* U.S. ISM softer than expected, weighs on dollar
* Yen gains broadly but downtrend intact
* Thin trade allows yen to firm despite BoJ easing
By Gertrude Chavez-Dreyfuss
NEW YORK, April 1 The dollar fell across the
board on Monday, sliding to a nearly four-week low against the
yen, as softer-than-expected U.S. manufacturing data for March
interrupted a run of generally upbeat economic reports.
The yen, meanwhile, firmed on safe-haven flows following
unexpectedly weak Chinese factory activity and renewed
uncertainty in the Korean peninsula.
Volume, however, was thin, with many markets still closed
for Easter holidays, and the low liquidity led to exaggerated
A weaker-than-forecast U.S. manufacturing report kicked off
selling in the dollar. The Institute for Supply Management said
its index of national factory activity fell to 51.3 from 54.2
the month before. The reading was shy of expectations of 54.2
according to a Reuters poll of economists.
"There are some clear signs that recent growth momentum in
the manufacturing sector will not be easily built," said Alan
Ruskin, head of G10 FX strategy at Deutsche Bank in New York.
"The data will tend to undercut some of the enthusiasm in the
long dollar exposure."
The greenback has been in a broad rally this year as
evidence mounted that the U.S. economy is on a stable path to
recovery. The dollar index has gained 3.6 percent so far
Ruskin pointed out that it's not all "gloom and doom" for
the U.S. manufacturing report, with both the employment and new
orders components posting new highs.
In midday trading, the dollar index, which measures the
greenback's value against six major currencies, was down 1.6
percent to 82.690. It fell as low as 82.647, a one-week trough.
The mood overall was cautious ahead of the European Central
Bank's monetary policy review on Thursday and the monthly U.S.
payroll data out on Friday.
The dollar fell nearly 1.0 percent to 93.28 yen,
falling as low as 93.16, the lowest since March 6. The euro also
slid 0.7 percent to 119.98 yen.
"We're seeing safe-haven flows from the Australian and New
Zealand dollars into the yen because of the weak Chinese data,"
said Ravi Bharadwaj, market analyst at Western Union Business
Solutions in Washington.
China's official Purchasing Managers Index reached 50.9 in
March, just shy of market expectations of a jump to 52 from
Tensions in the Korean Peninsula also supported the yen,
analysts said. South Korea on Monday said it will strike back
quickly if the North stages any attack on its territory amid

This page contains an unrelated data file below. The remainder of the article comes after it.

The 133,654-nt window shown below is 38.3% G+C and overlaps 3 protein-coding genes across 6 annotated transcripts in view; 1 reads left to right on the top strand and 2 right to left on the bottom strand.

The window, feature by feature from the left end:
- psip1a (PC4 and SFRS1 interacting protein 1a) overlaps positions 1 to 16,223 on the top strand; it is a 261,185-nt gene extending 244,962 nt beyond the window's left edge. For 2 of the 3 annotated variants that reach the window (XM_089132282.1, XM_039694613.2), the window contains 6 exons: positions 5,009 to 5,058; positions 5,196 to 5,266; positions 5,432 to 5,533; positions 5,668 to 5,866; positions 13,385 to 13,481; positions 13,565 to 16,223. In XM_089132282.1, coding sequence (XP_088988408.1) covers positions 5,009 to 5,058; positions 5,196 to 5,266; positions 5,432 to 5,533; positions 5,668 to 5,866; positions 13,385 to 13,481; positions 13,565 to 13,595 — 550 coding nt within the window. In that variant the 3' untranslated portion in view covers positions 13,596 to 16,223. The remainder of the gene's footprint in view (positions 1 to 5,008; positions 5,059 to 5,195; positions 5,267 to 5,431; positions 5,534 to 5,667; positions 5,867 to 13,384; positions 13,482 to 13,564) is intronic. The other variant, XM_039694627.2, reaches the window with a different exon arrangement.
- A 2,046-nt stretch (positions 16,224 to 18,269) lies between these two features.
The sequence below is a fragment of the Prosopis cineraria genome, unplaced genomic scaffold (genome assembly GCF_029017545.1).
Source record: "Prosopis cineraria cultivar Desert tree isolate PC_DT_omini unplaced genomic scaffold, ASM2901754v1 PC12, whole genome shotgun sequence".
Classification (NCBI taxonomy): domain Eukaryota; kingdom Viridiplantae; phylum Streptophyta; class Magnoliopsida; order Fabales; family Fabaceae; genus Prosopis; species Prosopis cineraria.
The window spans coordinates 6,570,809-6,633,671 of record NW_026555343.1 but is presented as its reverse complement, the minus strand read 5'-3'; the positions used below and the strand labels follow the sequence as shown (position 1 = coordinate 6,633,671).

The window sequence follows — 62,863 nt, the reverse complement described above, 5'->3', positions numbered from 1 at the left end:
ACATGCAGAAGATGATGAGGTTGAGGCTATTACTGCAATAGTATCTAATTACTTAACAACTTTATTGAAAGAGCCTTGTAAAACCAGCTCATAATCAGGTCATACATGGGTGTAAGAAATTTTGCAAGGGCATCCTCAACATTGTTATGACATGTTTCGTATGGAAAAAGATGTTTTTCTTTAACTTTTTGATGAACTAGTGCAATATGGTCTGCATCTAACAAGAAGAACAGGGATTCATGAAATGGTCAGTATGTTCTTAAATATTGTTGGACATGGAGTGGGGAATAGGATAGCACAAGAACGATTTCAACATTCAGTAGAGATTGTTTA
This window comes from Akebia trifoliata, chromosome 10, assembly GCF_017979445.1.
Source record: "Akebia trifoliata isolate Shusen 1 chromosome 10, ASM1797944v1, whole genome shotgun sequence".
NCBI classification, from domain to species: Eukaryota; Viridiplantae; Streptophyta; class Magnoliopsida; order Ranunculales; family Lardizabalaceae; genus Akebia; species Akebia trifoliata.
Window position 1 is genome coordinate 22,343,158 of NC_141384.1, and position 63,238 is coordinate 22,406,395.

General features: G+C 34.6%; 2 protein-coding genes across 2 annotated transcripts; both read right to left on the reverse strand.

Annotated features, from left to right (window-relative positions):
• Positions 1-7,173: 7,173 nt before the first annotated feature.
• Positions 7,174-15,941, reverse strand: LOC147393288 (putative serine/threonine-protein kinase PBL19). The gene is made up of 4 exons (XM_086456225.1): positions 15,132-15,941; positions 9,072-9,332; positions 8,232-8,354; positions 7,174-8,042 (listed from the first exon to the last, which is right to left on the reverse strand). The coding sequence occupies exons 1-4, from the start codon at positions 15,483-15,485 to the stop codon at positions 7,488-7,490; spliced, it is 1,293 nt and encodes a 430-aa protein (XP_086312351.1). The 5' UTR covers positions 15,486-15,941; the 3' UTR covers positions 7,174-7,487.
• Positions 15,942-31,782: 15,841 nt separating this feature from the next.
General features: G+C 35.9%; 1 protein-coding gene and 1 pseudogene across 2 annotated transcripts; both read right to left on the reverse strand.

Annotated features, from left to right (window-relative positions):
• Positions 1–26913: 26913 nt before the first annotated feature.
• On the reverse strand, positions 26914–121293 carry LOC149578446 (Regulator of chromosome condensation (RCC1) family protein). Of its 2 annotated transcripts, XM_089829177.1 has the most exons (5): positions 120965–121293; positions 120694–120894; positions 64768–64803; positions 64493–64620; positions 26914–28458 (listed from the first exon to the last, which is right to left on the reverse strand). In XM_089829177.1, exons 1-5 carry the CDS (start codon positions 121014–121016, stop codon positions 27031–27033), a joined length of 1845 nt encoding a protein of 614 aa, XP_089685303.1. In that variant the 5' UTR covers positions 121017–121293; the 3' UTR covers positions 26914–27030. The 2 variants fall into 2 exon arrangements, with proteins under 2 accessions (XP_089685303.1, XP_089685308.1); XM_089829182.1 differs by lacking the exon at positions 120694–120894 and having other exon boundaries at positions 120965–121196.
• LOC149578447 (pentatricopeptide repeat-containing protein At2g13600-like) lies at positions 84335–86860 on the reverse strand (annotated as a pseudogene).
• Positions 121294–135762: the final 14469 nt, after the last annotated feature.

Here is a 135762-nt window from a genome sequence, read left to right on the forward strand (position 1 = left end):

shrill rhetoric from Pyongyang and the U.S. deployment of
radar-evading fighter planes.
Earlier, North Korea said the region is on the brink of a
nuclear war in the wake of United Nations sanctions imposed for
its February nuclear test and a series of joint U.S. and South
Korean military drills that have included a rare U.S. show of
Investors had earlier brushed off a disappointingly narrow
improvement in Japanese business sentiment over the last quarter
shown by the Bank of Japan's tankan survey, as the focus is more
on the central bank's policy review later in the week.
The BoJ is widely expected to scale up its bond buying and
to extend the maturities of the bonds it purchases under new
Governor Haruhiko Kuroda.
Bets on a radical shift in the BoJ's policy has ramped the
dollar up 20.9 percent against the yen in the last two quarters,
pushing it to a 3-1/2-year high of 96.71 yen last month.
The euro, meanwhile, was up 0.3 percent against the dollar
at $1.2861, rallying from a low of $1.2770. Europe's
common currency was still down 2.5 percent so far this year and
has slid steadily since February, when it hit a 14-month high of
At the weekend, the Cypriot central bank confirmed that
major depositors in Cyprus's biggest bank would lose around 60
percent of savings over 100,000 euros, well above the initially
touted cut of 30 to 40 percent.
The euro has major support around $1.2680, a 61.8 percent
retracement of its July-February rally. But a break there could
open the way for a test of last year's low near $1.20.
Borrowing costs in Slovenia, seen by economists as one of
the next potential candidates for the next euro zone bailout,
jumped over 100 basis points in the wake of the Cyprus bailout,
while Italian borrowing costs reached their highest since
November at a five-year bond auction last week.
Appetite for Italian debt has been hurt by the deadlock in
the country's politics since inconclusive elections a month ago,
reinforcing the euro zone common currency's weakness.